Dentists have a right to promote their practices through various forms of advertising. However, ethical guidelines regarding advertising must followed. Section 5 of the American Dental Association’s Principles of Ethics and Code of Professional Conduct sets forth certain standards in part by stating that no dentist shall advertise or solicit patients in any form of communication in a manner that is false or misleading in any “material” respect.
This standard has been implemented in order to protect the general public from false and misleading advertising that may induce a patient to seek dental services from a particular office. Although some states may not have adopted Section 5 of the ADA’s Principles of Ethics and Code of Professional Conduct, Section 5 sets forth a good guideline that all dentists should follow. The fundamental issue in dental advertising is whether the advertisement is false or misleading in any material aspect.
The first step to ensuring compliance with ethical advertising is to understand advertising regulations, standards and the law. With a proper understanding, dentists will be able to market their practices and also avoid legal problems associated with perceived false or misleading advertising. Some dentist practices have already began to implement these legal strategies, Columbia Dental has been known to be one of the first to follow the new published regulations.
Rules that govern the marketing of businesses [including dental practices] are generally enacted by the Federal Trade Commission. There are various forms of marketing, such as advertising in magazines, newspapers, billboards, Vinyl Banners, on the internet, radio, or even television. The Federal Trade Commission is constantly monitoring advertisements, which includes dental advertising.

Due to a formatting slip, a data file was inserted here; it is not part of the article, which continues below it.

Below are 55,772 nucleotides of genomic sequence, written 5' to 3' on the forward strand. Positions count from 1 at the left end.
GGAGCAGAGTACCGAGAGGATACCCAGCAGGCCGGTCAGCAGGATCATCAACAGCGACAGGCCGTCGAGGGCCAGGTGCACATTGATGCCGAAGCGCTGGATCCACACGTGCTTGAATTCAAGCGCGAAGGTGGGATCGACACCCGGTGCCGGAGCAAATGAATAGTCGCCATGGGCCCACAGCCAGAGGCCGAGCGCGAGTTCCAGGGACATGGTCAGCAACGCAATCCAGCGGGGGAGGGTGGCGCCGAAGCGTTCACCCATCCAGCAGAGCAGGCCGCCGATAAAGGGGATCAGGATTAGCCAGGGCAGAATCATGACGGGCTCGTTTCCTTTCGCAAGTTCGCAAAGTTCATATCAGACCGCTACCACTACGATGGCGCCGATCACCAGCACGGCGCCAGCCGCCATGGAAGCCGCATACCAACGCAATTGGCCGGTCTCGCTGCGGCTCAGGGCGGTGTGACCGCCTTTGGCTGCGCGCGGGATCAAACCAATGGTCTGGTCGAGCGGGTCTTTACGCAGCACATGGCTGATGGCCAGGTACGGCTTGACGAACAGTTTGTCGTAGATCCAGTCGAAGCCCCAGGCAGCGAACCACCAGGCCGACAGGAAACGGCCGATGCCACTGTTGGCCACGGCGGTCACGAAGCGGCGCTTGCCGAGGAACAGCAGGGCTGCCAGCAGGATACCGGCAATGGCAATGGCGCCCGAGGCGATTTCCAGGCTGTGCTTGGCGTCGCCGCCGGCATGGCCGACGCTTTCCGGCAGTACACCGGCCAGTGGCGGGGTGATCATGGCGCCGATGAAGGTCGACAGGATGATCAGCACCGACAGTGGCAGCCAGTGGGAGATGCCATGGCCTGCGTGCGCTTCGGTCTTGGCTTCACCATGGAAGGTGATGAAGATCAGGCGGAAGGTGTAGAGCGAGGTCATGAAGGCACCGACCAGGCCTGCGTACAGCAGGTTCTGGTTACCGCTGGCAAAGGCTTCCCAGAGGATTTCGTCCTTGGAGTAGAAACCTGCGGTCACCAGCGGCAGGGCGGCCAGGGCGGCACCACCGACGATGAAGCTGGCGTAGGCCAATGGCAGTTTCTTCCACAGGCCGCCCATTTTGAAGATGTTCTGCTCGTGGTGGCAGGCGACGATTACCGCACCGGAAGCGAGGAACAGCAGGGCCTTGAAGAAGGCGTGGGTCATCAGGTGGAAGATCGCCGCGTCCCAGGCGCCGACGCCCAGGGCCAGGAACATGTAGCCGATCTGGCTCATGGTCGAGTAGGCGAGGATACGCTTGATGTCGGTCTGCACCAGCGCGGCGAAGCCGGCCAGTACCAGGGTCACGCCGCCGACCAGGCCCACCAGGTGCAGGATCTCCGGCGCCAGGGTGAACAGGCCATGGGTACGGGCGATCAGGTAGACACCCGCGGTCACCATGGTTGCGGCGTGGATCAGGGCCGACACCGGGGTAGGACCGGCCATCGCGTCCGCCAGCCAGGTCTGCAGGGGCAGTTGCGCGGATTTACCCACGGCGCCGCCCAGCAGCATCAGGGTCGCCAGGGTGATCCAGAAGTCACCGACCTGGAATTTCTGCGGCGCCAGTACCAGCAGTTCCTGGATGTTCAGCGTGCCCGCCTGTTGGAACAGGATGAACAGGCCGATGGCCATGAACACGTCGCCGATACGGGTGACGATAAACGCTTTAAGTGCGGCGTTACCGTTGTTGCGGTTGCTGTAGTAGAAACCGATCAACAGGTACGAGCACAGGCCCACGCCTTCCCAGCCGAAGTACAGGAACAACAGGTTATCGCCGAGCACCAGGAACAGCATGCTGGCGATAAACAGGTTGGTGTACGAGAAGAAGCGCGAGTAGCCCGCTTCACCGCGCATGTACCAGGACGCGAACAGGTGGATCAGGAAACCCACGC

Dental advertisements must be truthful and non-deceptive. For an advertisement to be completely truthful, it must have evidence to back up each assertion of fact. An advertisement is non-deceptive if it is not likely to mislead a reasonable consumer and does not omit any necessary information for the consumer to make an informed decision regarding whether to obtain services at a specified dental practice. Regardless of the claim, all material information must be disclosed in a manner that a reasonable consumer could understand. Disclosures, if typed, should be in a size large enough for a consumer to clearly read, and failure to comply with this requirement may result in the disclosure being deemed inadequate. Furthermore, an asterisk or other symbol should be used to call attention to the disclosure, especially if the disclosure is placed at the bottom of the advertisement.
In order to determine if an advertisement may be of a concern to the Federal Trade Commission, the advertisement must be considered in its entirety. Even if all of the statements in the advertisement are true, but the pictures are deceptive, then the advertisement may violate the Federal Trade Commission’s advertising standards [and the advertisement may also violate the guidelines set forth by a particular state dental board or state law]. Also, the advertisement should not imply something other than what the advertisement is intending to communicate.